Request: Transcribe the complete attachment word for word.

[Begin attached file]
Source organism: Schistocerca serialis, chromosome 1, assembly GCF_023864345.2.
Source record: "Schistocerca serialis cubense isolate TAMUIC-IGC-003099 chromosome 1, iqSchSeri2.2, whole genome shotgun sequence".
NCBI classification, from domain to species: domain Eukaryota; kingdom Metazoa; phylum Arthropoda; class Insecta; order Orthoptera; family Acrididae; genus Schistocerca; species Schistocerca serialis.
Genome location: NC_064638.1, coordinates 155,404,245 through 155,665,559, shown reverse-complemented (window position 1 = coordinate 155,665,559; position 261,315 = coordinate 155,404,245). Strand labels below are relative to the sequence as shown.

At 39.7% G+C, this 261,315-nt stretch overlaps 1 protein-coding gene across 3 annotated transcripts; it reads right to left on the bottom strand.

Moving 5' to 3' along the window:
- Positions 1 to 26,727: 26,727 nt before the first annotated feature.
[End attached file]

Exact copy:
Source organism: Schistocerca serialis, chromosome 1, assembly GCF_023864345.2.
Source record: "Schistocerca serialis cubense isolate TAMUIC-IGC-003099 chromosome 1, iqSchSeri2.2, whole genome shotgun sequence".
NCBI classification, from domain to species: domain Eukaryota; kingdom Metazoa; phylum Arthropoda; class Insecta; order Orthoptera; family Acrididae; genus Schistocerca; species Schistocerca serialis.
Genome location: NC_064638.1, coordinates 155,404,245 through 155,665,559, shown reverse-complemented (window position 1 = coordinate 155,665,559; position 261,315 = coordinate 155,404,245). Strand labels below are relative to the sequence as shown.

At 39.7% G+C, this 261,315-nt stretch overlaps 1 protein-coding gene across 3 annotated transcripts; it reads right to left on the bottom strand.

Moving 5' to 3' along the window:
- Positions 1 to 26,727: 26,727 nt before the first annotated feature.